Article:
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Open Government in Your Pocket

When I walk into the election booth this coming Fall, I’d love to take out my iPhone, open The Magic App, and click “locate me” to zero in all that data, election coverage, and endorsements for candidates and issues I see on the ballet. Maybe I could even take a short quiz to find my preferences – with questions specialized for my location, of course. There’s plenty of voter guides as always, but I haven’t found (or really looked, to be honest – maybe y’all will tell me what’s out there!) for a mobile app that’s the equivalent of Yelp for government. I mean, if it just told me my voting location, that’d be massive.

It’s harder to hate what you understand

In addition to voting, it’d be great to see the effects of government around me. “This road was funded by your country,” or, “this exit ramp was funded by your congress member.” You could call this features, “what have you done for me lately?”

Or, for the arm-chair auditors out there, when walking around all the State of Texas office buildings, I could get info on what they’re actually doing in there, how it effects me, what the total salaries and budget for those buildings are. “See that building, they account for and spend over $50 million a year.”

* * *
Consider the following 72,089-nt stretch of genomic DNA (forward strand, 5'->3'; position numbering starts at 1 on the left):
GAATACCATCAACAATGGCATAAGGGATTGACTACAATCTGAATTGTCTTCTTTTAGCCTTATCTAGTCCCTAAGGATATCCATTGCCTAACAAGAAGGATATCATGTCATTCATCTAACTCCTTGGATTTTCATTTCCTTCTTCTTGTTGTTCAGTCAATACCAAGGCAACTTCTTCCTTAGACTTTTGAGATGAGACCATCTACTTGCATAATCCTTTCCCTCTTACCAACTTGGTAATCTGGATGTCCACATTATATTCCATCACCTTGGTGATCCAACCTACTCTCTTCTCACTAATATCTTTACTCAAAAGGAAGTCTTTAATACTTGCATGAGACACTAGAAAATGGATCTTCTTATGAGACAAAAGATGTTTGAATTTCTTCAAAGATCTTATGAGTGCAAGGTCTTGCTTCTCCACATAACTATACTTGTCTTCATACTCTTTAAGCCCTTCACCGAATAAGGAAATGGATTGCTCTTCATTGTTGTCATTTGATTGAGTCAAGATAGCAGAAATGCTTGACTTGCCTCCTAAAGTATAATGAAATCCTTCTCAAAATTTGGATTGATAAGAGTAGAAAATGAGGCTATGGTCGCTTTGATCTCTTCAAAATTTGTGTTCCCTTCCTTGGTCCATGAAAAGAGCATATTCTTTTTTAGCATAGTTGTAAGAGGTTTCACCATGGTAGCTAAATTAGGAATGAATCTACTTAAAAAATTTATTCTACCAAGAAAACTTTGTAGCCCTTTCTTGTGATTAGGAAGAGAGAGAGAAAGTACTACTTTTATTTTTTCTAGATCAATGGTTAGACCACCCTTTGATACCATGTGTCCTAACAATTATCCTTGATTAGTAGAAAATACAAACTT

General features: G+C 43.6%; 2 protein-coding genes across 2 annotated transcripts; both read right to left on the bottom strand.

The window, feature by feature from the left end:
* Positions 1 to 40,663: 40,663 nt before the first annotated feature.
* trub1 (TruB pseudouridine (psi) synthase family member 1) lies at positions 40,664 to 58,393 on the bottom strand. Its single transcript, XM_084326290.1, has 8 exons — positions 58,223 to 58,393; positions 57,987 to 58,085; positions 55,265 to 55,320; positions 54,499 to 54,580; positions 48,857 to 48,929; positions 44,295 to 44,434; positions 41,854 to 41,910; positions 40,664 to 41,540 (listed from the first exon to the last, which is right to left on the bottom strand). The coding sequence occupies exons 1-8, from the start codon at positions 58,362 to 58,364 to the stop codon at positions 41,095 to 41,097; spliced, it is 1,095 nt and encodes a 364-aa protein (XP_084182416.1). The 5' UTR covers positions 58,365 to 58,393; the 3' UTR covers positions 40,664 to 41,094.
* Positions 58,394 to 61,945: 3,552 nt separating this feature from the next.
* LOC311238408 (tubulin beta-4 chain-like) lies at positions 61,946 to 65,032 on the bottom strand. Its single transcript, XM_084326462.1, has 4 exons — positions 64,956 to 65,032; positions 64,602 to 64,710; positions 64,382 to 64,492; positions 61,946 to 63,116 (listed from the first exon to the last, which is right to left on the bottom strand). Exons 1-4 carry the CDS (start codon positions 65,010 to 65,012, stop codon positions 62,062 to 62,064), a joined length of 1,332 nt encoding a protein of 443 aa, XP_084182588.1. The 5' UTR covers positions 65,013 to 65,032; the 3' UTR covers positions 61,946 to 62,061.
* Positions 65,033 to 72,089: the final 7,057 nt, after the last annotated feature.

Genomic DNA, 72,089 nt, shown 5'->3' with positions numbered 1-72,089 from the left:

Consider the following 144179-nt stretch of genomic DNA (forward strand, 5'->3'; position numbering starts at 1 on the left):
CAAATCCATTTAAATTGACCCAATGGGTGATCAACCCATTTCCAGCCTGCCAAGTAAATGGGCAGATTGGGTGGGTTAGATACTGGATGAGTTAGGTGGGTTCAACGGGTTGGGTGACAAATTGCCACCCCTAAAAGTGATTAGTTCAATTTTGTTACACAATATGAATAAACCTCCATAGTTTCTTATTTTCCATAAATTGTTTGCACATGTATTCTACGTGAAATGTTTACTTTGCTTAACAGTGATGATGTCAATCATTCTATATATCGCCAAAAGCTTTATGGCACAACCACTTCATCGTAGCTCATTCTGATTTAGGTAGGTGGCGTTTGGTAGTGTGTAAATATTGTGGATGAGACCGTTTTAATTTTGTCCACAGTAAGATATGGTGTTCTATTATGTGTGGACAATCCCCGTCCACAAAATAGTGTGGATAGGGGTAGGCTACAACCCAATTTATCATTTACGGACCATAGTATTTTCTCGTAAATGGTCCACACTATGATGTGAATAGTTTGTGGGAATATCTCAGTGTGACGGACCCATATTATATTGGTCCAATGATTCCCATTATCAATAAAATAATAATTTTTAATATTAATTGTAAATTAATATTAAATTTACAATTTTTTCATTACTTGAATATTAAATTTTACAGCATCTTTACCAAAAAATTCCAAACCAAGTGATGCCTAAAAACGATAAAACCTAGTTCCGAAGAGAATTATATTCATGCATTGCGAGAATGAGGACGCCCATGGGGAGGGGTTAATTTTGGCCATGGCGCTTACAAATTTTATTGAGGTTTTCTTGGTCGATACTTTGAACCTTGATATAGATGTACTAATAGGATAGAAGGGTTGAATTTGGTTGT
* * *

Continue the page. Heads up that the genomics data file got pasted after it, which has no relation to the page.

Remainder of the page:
There’s a huge amount of data about government that’d be fascinating to have on my phone, as I saw, Yelp-style. Government, esp. local and State government is often obtuse and you get a lot of people not really appreciating the good things they do. Like those exit ramps that let us easily get off the highway to a new outlet mall. As I like saying, one citizen’s pork-barrel spending is another citizen’s delicious bacon.

The Citizen Cloud

While such an app would have excellent utility for each individual, aggregating the data about what each user does becomes even more interesting and valuable:

  • Tracking which locations people look-up voting info in would give you an idea of how many people were voting and where. I’m no demographer, so there’s all sorts of problems here I’m sure: only a specific type of moneyed person would have a smart-phone and take it to the booth and know how to use it. But, with a bit of demographic data, I’m sure it’d be interesting, novel data anyhow. Get them to give you their LinkedIn, Facebook, and Twitter account, and you can build up all sorts of profiles.